STATISTICS that a total of 5,157 girls dropped out of primary schools due to pregnancies last calendar year, mean so much to little Glades Mtiro.
Being a daughter of subsistence farmers, she grew up at Kange in Tanga, a flat and sparsely populated area. At 15, she met a man twice her age and cultivated a relationship. She then got pregnant.
After the man could not look after her and their baby girl, she moved to Dar es Salaam as she had dropped out of school due to her pregnancy. Now 17, Ms Mtiro is a single mother without an education, earning her living as a house cleaner, on a wage that barely feed her and her one year -old daughter.
"I had to stay at home to look after my younger brothers but my parents had something else in mind for me and here I am now," she said, shaking her shoulders while her infant wailed.
Because of the slanted societal perception about the worth and abilities of the girl child, it is important that a deliberate and continued action is taken to counter forces that denigrate their potential. It is, for instance, disturbing that 57 per cent of girls still miss at least three days of school time per month because of absence of and unaffordability of sanitary facilities (SNV survey 2013).
And because majority are psychologically young to deal with this biological change, some drop out of school altogether. The resultant effect of school drop-out is early child marriage.
The Child Act stipulates the rights of the child to education, protection from harmful customary practices and places responsibilities for child protection on parents, guardians, local governments and all persons charged with child care.
It is, therefore, important that the implementation of pro-child laws is effectively done to save the girl-child from early marriage and all children from all forms of abuse.
Otherwise, if we continue making condemnations without definitively and consistently acting against perpetrators of early child marriage and abuse, the flag for the future, which our children hold, will be torn before tomorrow. Following the unfortunate scenario of school pregnancies, the number of girls in secondary schools has decreased from 48 per cent in 2004 to 45 per cent in 2009.
It is the reason the Ministry of Education and vocational Training recently organised a charity to support schools build hostels. The event aims at raising funds to set up 30 hostels in the country in a quest to accommodate primary schools girls.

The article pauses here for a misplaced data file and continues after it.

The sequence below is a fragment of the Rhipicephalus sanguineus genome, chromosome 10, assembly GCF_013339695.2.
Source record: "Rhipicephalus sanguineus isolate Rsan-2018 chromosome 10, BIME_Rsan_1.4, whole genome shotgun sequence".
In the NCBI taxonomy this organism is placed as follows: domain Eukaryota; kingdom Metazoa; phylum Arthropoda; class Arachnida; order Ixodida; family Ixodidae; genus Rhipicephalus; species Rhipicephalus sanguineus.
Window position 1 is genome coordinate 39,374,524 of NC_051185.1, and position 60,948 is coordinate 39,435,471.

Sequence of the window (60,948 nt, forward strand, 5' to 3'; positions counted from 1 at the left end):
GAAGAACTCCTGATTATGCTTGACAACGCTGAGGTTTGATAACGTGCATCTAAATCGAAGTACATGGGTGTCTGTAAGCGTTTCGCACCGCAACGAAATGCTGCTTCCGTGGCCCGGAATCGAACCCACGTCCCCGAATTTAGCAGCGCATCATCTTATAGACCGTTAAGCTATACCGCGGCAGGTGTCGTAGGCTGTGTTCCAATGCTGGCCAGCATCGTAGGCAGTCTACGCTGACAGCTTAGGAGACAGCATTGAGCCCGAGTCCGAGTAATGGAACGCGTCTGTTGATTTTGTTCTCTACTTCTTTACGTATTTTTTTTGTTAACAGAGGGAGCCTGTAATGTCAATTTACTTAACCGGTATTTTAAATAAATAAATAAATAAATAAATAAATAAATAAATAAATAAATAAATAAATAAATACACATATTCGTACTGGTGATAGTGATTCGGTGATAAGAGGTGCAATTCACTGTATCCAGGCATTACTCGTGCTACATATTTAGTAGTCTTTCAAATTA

"The charity walk is one of the government's strategies to help schoolgirls from early pregnancies and marriages," said Dr Shukuru Kawambwa. He added that the shortage of dormitories in primary and secondary schools also contributes to poor academic performance among schoolgirls.
On the other hand, Dr Kawambwa said that the government will review the policy on girls' education in a bid to come up with better ways of helping pregnant schoolgirls to continue with education. He, however, said that the victims are allowed to seek secondary education informally by registering as private candidates.
He said that the charity walk organized by Tanzania Education Authority (TEA) would enable the government to build hostels in eight regions. Tanzania has been cited as one of the countries with the highest number of child pregnancies, with 16,999 girls dropping out of school in 2006 to 2009.
According to the Minister for Community Development, Gender and Children, Sophia Simba, school truancy among girls has increased from 11,264 girls in 2009, which is equivalent to 36.2 per cent to 48,026 in 2010, which is equivalent to 72.7 per cent.
She said that these challenges and many more have contributed to the dwindling number in girls who perform well in school, saying that in last year's form four examinations, only 7 per cent of girls passed. She said that the society is supposed to invest heavily in girls' education, saying this is a proven way of tackling poverty in most developing nations.
"By educating a girl child, it is one way of saving her from child pregnancy, because experience shows that each year of educating girls give them more chances of making good decisions," she said.
She said that the government will continue taking strict measures against people who impregnate young girls, because according to the law, it is an offence for a man to involve himself in a sexual relationship with a girl who is under 18 years.
The deputy minister said that according to a 2009 report by UNICEF, three out of 10 girls experience sexual abuse before they reach the age of 18 years.
According to this survey, 49 per cent of these abuses take place at home, 23 per cent while the girls head to and from school while 15 per cent takes place in schools. He said that statistics indicate that 10 million girls are forced into early marriages while in developing countries one out of three girls gets married before they reach the age of 18.
"The aim of this campaign was to improve the living conditions of girls and give them an equal opportunity in education, basic studies and protect them against gender violence," he said.
He said that among other things, the campaign will also work to increase skills, knowledge and awareness of girl's vulnerability to gender based violence within family, school and communities.
Like many other African countries, Tanzania is struggling with providing equal education for their girls and because there is a lack of education in the community, girls end up suffering much more than the boys. TAMWA, through support from Foundation for Civil Society, seeks to change the status-quo.